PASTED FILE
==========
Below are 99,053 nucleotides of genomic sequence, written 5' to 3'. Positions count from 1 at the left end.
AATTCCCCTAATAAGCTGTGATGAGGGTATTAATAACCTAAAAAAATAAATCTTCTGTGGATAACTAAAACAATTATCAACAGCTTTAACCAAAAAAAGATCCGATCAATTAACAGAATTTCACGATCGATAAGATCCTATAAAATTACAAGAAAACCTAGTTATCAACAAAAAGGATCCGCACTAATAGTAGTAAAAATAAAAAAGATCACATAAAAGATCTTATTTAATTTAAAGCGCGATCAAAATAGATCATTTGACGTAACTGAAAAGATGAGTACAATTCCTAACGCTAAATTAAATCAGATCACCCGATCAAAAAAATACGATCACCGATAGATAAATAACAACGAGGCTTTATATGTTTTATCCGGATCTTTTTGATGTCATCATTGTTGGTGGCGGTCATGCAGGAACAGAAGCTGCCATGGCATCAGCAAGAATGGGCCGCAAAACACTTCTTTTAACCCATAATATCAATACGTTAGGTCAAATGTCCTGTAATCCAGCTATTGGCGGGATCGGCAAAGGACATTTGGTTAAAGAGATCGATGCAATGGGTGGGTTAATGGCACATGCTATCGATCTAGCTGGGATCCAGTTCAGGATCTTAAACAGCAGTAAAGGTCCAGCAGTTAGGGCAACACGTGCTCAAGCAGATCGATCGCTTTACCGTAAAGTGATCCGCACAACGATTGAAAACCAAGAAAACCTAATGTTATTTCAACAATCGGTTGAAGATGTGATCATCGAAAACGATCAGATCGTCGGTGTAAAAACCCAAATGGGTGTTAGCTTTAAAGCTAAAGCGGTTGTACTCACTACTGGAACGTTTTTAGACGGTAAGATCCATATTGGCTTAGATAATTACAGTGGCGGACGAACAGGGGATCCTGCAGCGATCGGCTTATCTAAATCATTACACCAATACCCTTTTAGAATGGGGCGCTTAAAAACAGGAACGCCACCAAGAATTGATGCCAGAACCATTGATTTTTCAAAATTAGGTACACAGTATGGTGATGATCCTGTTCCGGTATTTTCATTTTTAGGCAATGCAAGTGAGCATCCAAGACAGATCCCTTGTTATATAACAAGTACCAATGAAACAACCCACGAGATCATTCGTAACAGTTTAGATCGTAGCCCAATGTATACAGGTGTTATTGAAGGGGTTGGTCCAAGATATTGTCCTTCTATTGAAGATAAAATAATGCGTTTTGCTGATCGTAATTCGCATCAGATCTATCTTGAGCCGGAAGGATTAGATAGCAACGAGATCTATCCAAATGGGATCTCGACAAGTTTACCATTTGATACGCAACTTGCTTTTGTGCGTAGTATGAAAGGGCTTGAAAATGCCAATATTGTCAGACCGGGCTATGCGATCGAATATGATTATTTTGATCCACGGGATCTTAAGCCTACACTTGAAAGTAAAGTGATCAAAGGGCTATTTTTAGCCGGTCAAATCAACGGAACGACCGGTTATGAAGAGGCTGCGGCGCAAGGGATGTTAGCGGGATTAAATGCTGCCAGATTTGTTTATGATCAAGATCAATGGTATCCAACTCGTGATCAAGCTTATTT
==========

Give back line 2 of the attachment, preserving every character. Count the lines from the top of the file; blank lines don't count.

AATTCCCCTAATAAGCTGTGATGAGGGTATTAATAACCTAAAAAAATAAATCTTCTGTGGATAACTAAAACAATTATCAACAGCTTTAACCAAAAAAAGATCCGATCAATTAACAGAATTTCACGATCGATAAGATCCTATAAAATTACAAGAAAACCTAGTTATCAACAAAAAGGATCCGCACTAATAGTAGTAAAAATAAAAAAGATCACATAAAAGATCTTATTTAATTTAAAGCGCGATCAAAATAGATCATTTGACGTAACTGAAAAGATGAGTACAATTCCTAACGCTAAATTAAATCAGATCACCCGATCAAAAAAATACGATCACCGATAGATAAATAACAACGAGGCTTTATATGTTTTATCCGGATCTTTTTGATGTCATCATTGTTGGTGGCGGTCATGCAGGAACAGAAGCTGCCATGGCATCAGCAAGAATGGGCCGCAAAACACTTCTTTTAACCCATAATATCAATACGTTAGGTCAAATGTCCTGTAATCCAGCTATTGGCGGGATCGGCAAAGGACATTTGGTTAAAGAGATCGATGCAATGGGTGGGTTAATGGCACATGCTATCGATCTAGCTGGGATCCAGTTCAGGATCTTAAACAGCAGTAAAGGTCCAGCAGTTAGGGCAACACGTGCTCAAGCAGATCGATCGCTTTACCGTAAAGTGATCCGCACAACGATTGAAAACCAAGAAAACCTAATGTTATTTCAACAATCGGTTGAAGATGTGATCATCGAAAACGATCAGATCGTCGGTGTAAAAACCCAAATGGGTGTTAGCTTTAAAGCTAAAGCGGTTGTACTCACTACTGGAACGTTTTTAGACGGTAAGATCCATATTGGCTTAGATAATTACAGTGGCGGACGAACAGGGGATCCTGCAGCGATCGGCTTATCTAAATCATTACACCAATACCCTTTTAGAATGGGGCGCTTAAAAACAGGAACGCCACCAAGAATTGATGCCAGAACCATTGATTTTTCAAAATTAGGTACACAGTATGGTGATGATCCTGTTCCGGTATTTTCATTTTTAGGCAATGCAAGTGAGCATCCAAGACAGATCCCTTGTTATATAACAAGTACCAATGAAACAACCCACGAGATCATTCGTAACAGTTTAGATCGTAGCCCAATGTATACAGGTGTTATTGAAGGGGTTGGTCCAAGATATTGTCCTTCTATTGAAGATAAAATAATGCGTTTTGCTGATCGTAATTCGCATCAGATCTATCTTGAGCCGGAAGGATTAGATAGCAACGAGATCTATCCAAATGGGATCTCGACAAGTTTACCATTTGATACGCAACTTGCTTTTGTGCGTAGTATGAAAGGGCTTGAAAATGCCAATATTGTCAGACCGGGCTATGCGATCGAATATGATTATTTTGATCCACGGGATCTTAAGCCTACACTTGAAAGTAAAGTGATCAAAGGGCTATTTTTAGCCGGTCAAATCAACGGAACGACCGGTTATGAAGAGGCTGCGGCGCAAGGGATGTTAGCGGGATTAAATGCTGCCAGATTTGTTTATGATCAAGATCAATGGTATCCAACTCGTGATCAAGCTTATTT